Tukaki had made comments on The AM Show that Hāpai te Hauora had no right to be commenting on the drafting of drug legislation and Māori economic interests, and instead they should only be focusing on prevention. Many were upset that not only was Tukaki publicly disparaging a Māori advocacy group but that he appeared to be doing so without council mandate.
I ask if he thinks it was an appropriate use of his position, to appear as a spokesperson but put forward personal views on an issue.
“I didn’t just put forward my personal view. The council’s view is encouraging all people to vote at the referendum and have their say either way. And I guess you could say that what came next, which was my personal view and very much agreeing with what Sir Graham Lowe was saying … You could argue that point …” He emphasises could as if to suggest that would be a stretch. “But in all of my appearances that one is probably the most personal view I’ve ever taken and even then it wasn’t very much a specific viewpoint.”
Tukaki relates the story of another time he spoke from personal experience about suicide in an interview with Lisa Owen on RNZ, after he had released some provisional national figures a day before the chief coroner’s embargo. “It was very personal. Three of my whānau had committed suicide in that 12 month cycle and I was frustrated with the process of how they were talking about releasing that data and getting all their stories right. I found that offensive. I was close to tears on that one, which I’ve never done in public before.”
Suicide is, unfortunately, a topic on which Tukaki is uniquely qualified to speak. He was until recently the chair of Australia’s National Coalition for Suicide Prevention and a board member for Suicide Prevention Australia. In an interview with e-tangata’s Dale Husband he revealed it was an issue that became close to his heart after his best friend took his life.
He spoke at length to Husband about his childhood growing up in Upper Hutt, about his whānau and his ancestor Te Kaha, about not being a great student at school but instead being an avid student of life. His gift of the gab has gotten him into careers he might otherwise have been unqualified for – as an office assistant for the Ministry of Social Welfare, later becoming a case manager. He worked in customer service for BNZ and worked selling training courses and conferences at a software company. Soon after he made the trip over the ditch to Australia where great success followed at recruitment agency Drake International.
The only glaring omission from his CV seems to be any flaxroots advocacy roles for Māori.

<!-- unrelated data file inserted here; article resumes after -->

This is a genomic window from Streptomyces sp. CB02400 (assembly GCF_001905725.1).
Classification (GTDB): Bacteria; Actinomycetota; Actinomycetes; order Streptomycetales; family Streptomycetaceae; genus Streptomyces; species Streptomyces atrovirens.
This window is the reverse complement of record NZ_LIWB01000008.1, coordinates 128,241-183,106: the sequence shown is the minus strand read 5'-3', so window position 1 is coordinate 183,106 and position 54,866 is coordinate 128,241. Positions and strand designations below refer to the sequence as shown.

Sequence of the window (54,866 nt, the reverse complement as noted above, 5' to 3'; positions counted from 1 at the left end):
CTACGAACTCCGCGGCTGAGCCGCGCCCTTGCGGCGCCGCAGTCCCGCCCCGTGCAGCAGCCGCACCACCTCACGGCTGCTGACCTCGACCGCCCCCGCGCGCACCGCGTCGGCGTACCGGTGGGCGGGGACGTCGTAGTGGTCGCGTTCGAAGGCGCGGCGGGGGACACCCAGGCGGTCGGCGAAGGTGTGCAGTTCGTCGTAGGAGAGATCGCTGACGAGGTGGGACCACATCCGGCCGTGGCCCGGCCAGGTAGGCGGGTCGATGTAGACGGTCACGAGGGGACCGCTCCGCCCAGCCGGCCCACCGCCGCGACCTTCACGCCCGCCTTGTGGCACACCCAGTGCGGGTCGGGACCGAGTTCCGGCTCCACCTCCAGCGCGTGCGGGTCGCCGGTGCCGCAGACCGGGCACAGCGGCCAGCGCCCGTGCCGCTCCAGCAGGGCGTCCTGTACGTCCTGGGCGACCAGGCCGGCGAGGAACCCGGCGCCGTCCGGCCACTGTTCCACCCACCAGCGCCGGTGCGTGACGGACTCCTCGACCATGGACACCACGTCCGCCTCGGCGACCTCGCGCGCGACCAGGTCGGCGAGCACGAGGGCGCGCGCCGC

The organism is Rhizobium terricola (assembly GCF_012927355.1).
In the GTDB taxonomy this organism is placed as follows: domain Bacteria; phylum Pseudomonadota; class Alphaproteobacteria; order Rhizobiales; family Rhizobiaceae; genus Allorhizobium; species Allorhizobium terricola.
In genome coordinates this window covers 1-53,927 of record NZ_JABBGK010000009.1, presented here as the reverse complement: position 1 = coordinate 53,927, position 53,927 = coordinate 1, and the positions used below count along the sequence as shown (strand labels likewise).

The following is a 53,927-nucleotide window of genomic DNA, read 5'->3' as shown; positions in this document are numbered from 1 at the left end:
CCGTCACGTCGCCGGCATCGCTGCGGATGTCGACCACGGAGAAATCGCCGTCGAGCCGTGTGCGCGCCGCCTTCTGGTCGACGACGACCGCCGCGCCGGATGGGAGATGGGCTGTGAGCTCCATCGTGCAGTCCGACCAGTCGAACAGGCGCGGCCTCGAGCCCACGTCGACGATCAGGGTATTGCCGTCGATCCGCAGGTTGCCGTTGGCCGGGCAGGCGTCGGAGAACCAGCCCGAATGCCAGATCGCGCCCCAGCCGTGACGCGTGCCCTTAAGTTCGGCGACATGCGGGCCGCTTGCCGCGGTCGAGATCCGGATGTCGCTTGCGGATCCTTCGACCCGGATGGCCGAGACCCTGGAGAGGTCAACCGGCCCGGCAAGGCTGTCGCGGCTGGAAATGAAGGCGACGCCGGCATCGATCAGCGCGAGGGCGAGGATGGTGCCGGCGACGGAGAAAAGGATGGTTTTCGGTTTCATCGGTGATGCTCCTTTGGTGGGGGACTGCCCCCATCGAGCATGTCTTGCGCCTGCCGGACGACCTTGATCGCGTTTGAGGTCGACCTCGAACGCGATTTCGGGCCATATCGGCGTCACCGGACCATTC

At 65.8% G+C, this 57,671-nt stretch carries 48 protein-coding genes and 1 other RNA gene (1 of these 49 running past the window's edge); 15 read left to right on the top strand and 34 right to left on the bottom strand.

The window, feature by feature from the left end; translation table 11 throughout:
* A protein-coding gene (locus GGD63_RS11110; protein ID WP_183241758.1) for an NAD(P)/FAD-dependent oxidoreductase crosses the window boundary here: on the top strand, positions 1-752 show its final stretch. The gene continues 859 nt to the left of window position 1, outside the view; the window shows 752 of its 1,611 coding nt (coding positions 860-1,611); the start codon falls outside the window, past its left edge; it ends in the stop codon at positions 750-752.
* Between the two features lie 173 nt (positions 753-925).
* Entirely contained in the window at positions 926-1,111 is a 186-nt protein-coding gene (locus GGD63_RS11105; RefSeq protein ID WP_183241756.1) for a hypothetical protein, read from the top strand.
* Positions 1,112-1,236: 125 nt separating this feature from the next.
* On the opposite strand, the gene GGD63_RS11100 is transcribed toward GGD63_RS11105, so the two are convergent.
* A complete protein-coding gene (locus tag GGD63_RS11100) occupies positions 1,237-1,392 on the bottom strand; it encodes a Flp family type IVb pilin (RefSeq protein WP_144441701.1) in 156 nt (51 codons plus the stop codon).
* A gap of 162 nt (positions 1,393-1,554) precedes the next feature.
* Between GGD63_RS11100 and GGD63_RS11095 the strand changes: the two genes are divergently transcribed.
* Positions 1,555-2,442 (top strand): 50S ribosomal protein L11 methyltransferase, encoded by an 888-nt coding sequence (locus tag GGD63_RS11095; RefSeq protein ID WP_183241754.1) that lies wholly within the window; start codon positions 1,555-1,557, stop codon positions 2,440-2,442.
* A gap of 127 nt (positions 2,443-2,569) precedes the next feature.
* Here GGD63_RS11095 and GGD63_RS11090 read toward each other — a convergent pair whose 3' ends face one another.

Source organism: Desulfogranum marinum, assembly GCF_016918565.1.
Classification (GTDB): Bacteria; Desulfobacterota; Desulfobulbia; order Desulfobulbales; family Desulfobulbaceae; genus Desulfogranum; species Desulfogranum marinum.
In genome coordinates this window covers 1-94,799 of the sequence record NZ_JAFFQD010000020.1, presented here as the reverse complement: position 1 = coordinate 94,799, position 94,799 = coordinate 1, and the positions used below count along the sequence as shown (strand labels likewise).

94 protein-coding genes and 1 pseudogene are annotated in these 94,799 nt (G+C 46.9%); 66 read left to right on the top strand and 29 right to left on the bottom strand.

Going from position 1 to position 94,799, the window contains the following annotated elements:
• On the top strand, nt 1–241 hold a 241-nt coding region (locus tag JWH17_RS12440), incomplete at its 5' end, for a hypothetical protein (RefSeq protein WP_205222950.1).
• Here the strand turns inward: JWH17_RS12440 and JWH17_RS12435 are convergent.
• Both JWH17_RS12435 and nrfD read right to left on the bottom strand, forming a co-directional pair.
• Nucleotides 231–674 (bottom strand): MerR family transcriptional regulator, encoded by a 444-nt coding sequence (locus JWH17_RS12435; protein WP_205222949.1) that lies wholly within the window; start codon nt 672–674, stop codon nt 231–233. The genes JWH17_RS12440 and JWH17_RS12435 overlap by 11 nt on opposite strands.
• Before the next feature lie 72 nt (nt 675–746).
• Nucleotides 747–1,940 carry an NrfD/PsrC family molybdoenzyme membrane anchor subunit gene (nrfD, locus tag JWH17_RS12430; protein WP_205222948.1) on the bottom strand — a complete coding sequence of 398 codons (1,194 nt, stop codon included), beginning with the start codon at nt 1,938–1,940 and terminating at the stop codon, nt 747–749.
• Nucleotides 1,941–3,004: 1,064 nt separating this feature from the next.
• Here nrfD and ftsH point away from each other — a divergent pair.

This is one of the reason, it seems, he is rubbing people up the wrong way. I ask if he’s aware he has that effect on people. His response is a surprise.
“Thank you for asking me that question, no one ever asks me that! The answer is yes. I do get that I’m rubbing some people up the wrong way.”
He gets a lot of angry emails from politicians, he says.
“Then we have Māori leadership and Māori organisations. There are people that don’t like what I’m doing because it tends to disrupt both their business model and they feel as if I’m somehow disrespecting them. Which I don’t necessarily want to do but I sometimes have to remind them they have been involved in this business of providing services and receiving multimillion-dollar contracts over the years and yet we’re still not seeing the outcomes everyone was hoping for.
“So is it broken? Do we need to look at evolving it to the next level? While they might hate my guts, I’m the one out there really advocating for more investment to build their capability and capacity. They’re always getting short changed, there’s never enough money.”
He cites another recent disagreement with Hāpai te Hauora around vaping as a method to reduce smoking in Māori communities. The Māori Council have taken the stance that vaping and the vaping industry are as harmful as smoking and must be included in any smokefree policies
“I’m sitting in the airport lounge in Wellington. I had tweeted something that night about vaping because we are seriously having a look at vaping as a part of the primary health side of things. We’re involved in Wai 2575 [Health Services and Outcomes Kaupapa Inquiry] and we’re also looking at addiction in terms of mental health. We’ve already met with the Lung Foundation and the Asthma and Respiratory Foundation of New Zealand, on top of all the reports and analysis, well before Mihi Blair from Hāpai te Hauora picked up the phone.